And if big oil is standing in the way, maybe they should be offered the position of producing solar energy systems. (Similarly if drugs were legalized it might make more sense to offer the cartels the position of distribution.)
The most basic idea is once you join a psychological group you stop being fully rational and mostly act on emotions driven by the group.
Everything just makes sense after digesting parts of that book.
The part you mention about organized religions is also just the group.
Of course do they actually ever do anything beyond sharing a post and acting like a good person? Nope. I don't see these people volunteer, donate, or do anything except share crap. So when they are someone I know in some way I just mute them instead of unfollowing.
I get that a lot of this was unintentional, but the dynamic has now been known for a decade and has only gotten worse. Why has Twitter the company and its employees not taken action to deal with this? Instead spending their time creating tools and methods to censor non-mob participants? (e.g. those who were exploring the lab leak hypothesis) Why isn't the mob a top priority?
Part of that is the incentives going in the opposite direction, as other commenters have noted.
Even assuming they are in good faith, though, I believe it is an extremely difficult problem. Building and maintaining large scale communities is next to impossible, you can't just turn off a switch and make the mob go away, a mob is, by definition, out of control.
Historically, we have solved this problem by effectively limiting access to large scale communication, with small elites acting as gatekeepers. Social media tore down the metaphorical wall, allowing any random person to talk to anybody who will listen.
This is, by and large, a good thing. However, those elites did play a role, because they could keep each other in check and enforce standards of behavior that would prevent the worst abuses.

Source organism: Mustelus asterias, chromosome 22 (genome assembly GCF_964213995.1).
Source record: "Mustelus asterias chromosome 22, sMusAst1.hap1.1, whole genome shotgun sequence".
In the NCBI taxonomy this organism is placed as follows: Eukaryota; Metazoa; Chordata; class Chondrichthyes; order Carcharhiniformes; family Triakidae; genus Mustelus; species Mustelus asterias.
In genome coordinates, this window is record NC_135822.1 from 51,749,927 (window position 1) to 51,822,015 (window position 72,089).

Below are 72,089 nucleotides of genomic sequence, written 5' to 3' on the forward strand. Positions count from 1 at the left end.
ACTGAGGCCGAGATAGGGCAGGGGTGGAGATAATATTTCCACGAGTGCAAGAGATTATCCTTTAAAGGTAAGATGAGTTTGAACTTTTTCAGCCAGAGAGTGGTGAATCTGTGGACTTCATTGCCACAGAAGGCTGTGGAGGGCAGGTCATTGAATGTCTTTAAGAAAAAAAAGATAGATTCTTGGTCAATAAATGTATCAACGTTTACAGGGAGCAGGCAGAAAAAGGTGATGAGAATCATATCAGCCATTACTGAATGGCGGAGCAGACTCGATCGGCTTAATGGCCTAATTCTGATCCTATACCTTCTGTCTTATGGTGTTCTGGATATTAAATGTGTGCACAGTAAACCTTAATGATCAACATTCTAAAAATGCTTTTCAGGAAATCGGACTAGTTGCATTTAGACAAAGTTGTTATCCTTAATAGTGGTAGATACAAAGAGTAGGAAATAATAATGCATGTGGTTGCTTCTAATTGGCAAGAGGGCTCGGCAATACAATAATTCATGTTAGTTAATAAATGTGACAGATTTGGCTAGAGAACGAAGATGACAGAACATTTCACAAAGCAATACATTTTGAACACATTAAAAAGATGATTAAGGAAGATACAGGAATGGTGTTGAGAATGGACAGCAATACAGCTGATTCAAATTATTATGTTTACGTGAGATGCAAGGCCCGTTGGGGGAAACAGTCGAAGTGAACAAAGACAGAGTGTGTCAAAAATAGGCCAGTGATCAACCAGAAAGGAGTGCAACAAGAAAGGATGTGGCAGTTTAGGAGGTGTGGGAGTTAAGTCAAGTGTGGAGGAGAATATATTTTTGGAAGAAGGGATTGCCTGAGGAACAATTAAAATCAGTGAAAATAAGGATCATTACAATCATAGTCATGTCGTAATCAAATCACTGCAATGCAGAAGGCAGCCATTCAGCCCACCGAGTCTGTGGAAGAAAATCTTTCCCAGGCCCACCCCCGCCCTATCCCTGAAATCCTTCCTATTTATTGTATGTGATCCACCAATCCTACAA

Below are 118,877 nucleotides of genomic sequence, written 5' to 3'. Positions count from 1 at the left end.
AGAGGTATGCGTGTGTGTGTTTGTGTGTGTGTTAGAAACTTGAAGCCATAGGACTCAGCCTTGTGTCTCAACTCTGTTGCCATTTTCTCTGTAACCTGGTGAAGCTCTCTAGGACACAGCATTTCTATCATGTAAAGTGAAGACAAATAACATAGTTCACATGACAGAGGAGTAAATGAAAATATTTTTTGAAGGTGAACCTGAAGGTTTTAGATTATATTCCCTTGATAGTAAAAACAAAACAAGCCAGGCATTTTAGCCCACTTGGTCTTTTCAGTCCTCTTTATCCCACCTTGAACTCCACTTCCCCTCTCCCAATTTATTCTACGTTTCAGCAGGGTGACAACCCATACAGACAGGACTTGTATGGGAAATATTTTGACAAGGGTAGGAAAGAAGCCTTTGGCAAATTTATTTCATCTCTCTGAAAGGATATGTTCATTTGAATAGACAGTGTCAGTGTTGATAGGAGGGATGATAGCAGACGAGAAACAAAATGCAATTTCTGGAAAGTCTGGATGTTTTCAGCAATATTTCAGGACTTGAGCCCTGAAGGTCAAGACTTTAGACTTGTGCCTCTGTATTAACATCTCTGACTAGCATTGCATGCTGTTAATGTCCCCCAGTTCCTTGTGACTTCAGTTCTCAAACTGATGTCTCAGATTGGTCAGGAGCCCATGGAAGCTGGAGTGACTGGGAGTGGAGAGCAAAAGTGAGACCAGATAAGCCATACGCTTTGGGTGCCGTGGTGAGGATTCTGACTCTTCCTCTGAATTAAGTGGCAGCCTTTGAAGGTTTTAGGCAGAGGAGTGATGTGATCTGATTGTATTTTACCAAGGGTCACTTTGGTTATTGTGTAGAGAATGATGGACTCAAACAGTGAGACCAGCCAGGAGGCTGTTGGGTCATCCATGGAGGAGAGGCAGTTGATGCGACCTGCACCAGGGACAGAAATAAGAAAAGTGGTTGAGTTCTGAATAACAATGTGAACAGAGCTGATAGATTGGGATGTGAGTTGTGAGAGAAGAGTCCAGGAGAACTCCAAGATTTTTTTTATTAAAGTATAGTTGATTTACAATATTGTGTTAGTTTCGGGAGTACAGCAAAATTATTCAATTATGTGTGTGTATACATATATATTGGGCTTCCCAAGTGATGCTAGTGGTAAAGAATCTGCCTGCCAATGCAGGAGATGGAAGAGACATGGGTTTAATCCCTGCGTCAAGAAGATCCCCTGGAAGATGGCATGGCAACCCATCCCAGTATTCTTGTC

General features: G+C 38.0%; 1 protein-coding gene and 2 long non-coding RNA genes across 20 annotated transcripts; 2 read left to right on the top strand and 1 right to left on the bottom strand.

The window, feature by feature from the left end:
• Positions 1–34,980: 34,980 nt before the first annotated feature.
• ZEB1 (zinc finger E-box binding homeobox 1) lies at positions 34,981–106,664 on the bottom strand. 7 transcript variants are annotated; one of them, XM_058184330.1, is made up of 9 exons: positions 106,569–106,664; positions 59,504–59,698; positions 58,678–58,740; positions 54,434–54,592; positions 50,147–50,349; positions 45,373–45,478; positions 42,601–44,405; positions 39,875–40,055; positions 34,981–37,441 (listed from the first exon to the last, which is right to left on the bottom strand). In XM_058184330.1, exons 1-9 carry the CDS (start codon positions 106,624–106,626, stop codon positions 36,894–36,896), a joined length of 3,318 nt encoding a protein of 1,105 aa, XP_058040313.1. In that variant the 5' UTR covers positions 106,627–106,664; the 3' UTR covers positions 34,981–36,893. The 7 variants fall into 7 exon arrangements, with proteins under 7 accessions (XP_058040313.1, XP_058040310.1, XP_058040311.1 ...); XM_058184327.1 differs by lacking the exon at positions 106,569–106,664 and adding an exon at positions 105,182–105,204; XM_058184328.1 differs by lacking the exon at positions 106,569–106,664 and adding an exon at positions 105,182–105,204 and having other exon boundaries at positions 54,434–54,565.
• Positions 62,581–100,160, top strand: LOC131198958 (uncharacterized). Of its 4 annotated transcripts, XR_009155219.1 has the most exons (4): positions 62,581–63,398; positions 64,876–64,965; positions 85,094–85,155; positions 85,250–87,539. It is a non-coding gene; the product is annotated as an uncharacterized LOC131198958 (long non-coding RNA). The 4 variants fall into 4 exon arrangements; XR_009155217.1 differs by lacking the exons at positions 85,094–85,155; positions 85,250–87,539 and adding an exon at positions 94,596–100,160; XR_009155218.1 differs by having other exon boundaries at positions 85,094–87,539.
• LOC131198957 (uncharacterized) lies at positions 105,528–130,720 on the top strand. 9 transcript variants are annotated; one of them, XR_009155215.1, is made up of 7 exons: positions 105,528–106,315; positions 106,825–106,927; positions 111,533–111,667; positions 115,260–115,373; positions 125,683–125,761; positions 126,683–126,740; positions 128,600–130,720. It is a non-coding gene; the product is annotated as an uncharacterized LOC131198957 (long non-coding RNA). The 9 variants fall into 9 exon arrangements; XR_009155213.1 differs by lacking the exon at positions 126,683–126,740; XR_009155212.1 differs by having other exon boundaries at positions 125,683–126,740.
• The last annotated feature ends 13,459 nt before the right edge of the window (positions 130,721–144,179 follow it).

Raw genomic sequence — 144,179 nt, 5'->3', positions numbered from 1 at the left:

So the question is not how we go back to the 70s or something (yet again, the change is overall in the right direction), but how we can replace the missing piece. Needless to say, I don't even know where to start.
Communities are built on trust and relationships, what happens at social platforms is that people with "large communities" are just creating followings the same way that celebrities always have, which are a weird modern corruption of the idea of a community (or if you want the academic term for it, a parasocial relationship).
What makes a difference to me are the insights you get here combined with thoughtful answers, as in rarely the lowest common denominator type of discussions.
For that there are all too many forgettable social media sites.
Hacker News is a very large and impersonal forum. You can have interesting conversations on a forum, but the degree to which they are a community is the degree to which you develop relationships with the other people. I wouldn't call /r/videos (or any other massive subreddit) a community either, and they have the same level of social intimacy.
Agreed. Aside from recognizing some familiar usernames, unless you know someone from IRL or via another social media platform, the posts all 'pseudo-anonymously' blend together. The standardized comment formats, fonts, and command bar next to each comment help make it so, even if you perform per-page custom styling.
 my personal list OTOMH is tctpateck(sp?), dragonwriter, doreenmichelle, dang(ok thats a gimme), sklabnik
I don't agree that social media (qua social networks) has moved us in the right direction.
Web forums and blogs were better.